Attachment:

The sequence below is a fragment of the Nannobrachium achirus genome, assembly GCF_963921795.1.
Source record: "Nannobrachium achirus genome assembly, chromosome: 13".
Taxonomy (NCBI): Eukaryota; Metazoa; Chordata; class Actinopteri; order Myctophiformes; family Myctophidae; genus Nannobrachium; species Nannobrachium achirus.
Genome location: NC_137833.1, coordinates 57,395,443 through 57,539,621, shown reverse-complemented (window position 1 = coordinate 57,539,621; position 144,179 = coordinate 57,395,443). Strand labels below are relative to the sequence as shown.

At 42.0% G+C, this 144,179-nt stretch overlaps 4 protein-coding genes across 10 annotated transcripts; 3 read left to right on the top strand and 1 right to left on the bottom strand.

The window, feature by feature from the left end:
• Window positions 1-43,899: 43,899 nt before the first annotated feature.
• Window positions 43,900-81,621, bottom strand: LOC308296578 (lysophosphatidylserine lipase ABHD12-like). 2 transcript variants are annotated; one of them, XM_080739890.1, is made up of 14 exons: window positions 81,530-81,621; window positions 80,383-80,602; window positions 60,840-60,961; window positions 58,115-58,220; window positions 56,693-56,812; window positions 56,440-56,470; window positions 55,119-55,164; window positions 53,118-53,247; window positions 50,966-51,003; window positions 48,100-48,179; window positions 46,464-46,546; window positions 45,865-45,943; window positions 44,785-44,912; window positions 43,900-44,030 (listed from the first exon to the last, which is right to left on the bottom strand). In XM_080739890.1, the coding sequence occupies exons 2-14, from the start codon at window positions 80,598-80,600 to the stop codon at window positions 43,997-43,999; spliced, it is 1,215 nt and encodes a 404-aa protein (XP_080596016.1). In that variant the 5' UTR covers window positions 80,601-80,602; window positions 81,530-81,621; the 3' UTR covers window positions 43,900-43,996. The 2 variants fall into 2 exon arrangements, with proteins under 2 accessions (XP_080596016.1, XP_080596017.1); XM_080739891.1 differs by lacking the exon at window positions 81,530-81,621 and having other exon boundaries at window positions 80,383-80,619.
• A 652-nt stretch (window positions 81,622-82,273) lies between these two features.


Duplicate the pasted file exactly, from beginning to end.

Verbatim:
The sequence below is a fragment of the Nannobrachium achirus genome, assembly GCF_963921795.1.
Source record: "Nannobrachium achirus genome assembly, chromosome: 13".
Taxonomy (NCBI): Eukaryota; Metazoa; Chordata; class Actinopteri; order Myctophiformes; family Myctophidae; genus Nannobrachium; species Nannobrachium achirus.
Genome location: NC_137833.1, coordinates 57,395,443 through 57,539,621, shown reverse-complemented (window position 1 = coordinate 57,539,621; position 144,179 = coordinate 57,395,443). Strand labels below are relative to the sequence as shown.

At 42.0% G+C, this 144,179-nt stretch overlaps 4 protein-coding genes across 10 annotated transcripts; 3 read left to right on the top strand and 1 right to left on the bottom strand.

The window, feature by feature from the left end:
• Window positions 1-43,899: 43,899 nt before the first annotated feature.
• Window positions 43,900-81,621, bottom strand: LOC308296578 (lysophosphatidylserine lipase ABHD12-like). 2 transcript variants are annotated; one of them, XM_080739890.1, is made up of 14 exons: window positions 81,530-81,621; window positions 80,383-80,602; window positions 60,840-60,961; window positions 58,115-58,220; window positions 56,693-56,812; window positions 56,440-56,470; window positions 55,119-55,164; window positions 53,118-53,247; window positions 50,966-51,003; window positions 48,100-48,179; window positions 46,464-46,546; window positions 45,865-45,943; window positions 44,785-44,912; window positions 43,900-44,030 (listed from the first exon to the last, which is right to left on the bottom strand). In XM_080739890.1, the coding sequence occupies exons 2-14, from the start codon at window positions 80,598-80,600 to the stop codon at window positions 43,997-43,999; spliced, it is 1,215 nt and encodes a 404-aa protein (XP_080596016.1). In that variant the 5' UTR covers window positions 80,601-80,602; window positions 81,530-81,621; the 3' UTR covers window positions 43,900-43,996. The 2 variants fall into 2 exon arrangements, with proteins under 2 accessions (XP_080596016.1, XP_080596017.1); XM_080739891.1 differs by lacking the exon at window positions 81,530-81,621 and having other exon boundaries at window positions 80,383-80,619.
• A 652-nt stretch (window positions 81,622-82,273) lies between these two features.